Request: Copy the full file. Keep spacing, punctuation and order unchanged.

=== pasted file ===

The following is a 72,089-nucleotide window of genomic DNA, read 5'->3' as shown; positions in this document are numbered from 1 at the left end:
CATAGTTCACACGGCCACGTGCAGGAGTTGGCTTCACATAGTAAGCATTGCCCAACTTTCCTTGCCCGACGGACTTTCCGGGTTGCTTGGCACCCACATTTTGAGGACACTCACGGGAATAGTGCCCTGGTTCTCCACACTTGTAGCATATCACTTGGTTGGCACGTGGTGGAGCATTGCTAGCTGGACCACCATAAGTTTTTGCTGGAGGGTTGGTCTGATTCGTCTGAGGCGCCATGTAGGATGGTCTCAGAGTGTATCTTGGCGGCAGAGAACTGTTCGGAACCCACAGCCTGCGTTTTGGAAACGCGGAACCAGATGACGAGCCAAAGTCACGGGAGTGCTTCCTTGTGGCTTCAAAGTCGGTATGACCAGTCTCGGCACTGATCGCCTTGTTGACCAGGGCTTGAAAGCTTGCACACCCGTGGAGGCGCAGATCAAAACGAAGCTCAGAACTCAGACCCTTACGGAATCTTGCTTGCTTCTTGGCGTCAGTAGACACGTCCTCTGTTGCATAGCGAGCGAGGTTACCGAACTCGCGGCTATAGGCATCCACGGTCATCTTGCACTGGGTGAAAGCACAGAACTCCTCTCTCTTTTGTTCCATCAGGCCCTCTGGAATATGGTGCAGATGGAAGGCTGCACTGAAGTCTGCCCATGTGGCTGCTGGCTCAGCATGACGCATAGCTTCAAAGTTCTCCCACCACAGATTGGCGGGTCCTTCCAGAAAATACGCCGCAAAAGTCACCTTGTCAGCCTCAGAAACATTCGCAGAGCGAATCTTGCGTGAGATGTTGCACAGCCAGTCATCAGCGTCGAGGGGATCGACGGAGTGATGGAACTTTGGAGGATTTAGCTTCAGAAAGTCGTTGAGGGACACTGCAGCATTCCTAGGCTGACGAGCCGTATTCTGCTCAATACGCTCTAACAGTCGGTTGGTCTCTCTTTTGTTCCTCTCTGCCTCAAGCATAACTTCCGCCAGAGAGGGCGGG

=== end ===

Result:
The following is a 72,089-nucleotide window of genomic DNA, read 5'->3' as shown; positions in this document are numbered from 1 at the left end:
CATAGTTCACACGGCCACGTGCAGGAGTTGGCTTCACATAGTAAGCATTGCCCAACTTTCCTTGCCCGACGGACTTTCCGGGTTGCTTGGCACCCACATTTTGAGGACACTCACGGGAATAGTGCCCTGGTTCTCCACACTTGTAGCATATCACTTGGTTGGCACGTGGTGGAGCATTGCTAGCTGGACCACCATAAGTTTTTGCTGGAGGGTTGGTCTGATTCGTCTGAGGCGCCATGTAGGATGGTCTCAGAGTGTATCTTGGCGGCAGAGAACTGTTCGGAACCCACAGCCTGCGTTTTGGAAACGCGGAACCAGATGACGAGCCAAAGTCACGGGAGTGCTTCCTTGTGGCTTCAAAGTCGGTATGACCAGTCTCGGCACTGATCGCCTTGTTGACCAGGGCTTGAAAGCTTGCACACCCGTGGAGGCGCAGATCAAAACGAAGCTCAGAACTCAGACCCTTACGGAATCTTGCTTGCTTCTTGGCGTCAGTAGACACGTCCTCTGTTGCATAGCGAGCGAGGTTACCGAACTCGCGGCTATAGGCATCCACGGTCATCTTGCACTGGGTGAAAGCACAGAACTCCTCTCTCTTTTGTTCCATCAGGCCCTCTGGAATATGGTGCAGATGGAAGGCTGCACTGAAGTCTGCCCATGTGGCTGCTGGCTCAGCATGACGCATAGCTTCAAAGTTCTCCCACCACAGATTGGCGGGTCCTTCCAGAAAATACGCCGCAAAAGTCACCTTGTCAGCCTCAGAAACATTCGCAGAGCGAATCTTGCGTGAGATGTTGCACAGCCAGTCATCAGCGTCGAGGGGATCGACGGAGTGATGGAACTTTGGAGGATTTAGCTTCAGAAAGTCGTTGAGGGACACTGCAGCATTCCTAGGCTGACGAGCCGTATTCTGCTCAATACGCTCTAACAGTCGGTTGGTCTCTCTTTTGTTCCTCTCTGCCTCAAGCATAACTTCCGCCAGAGAGGGCGGG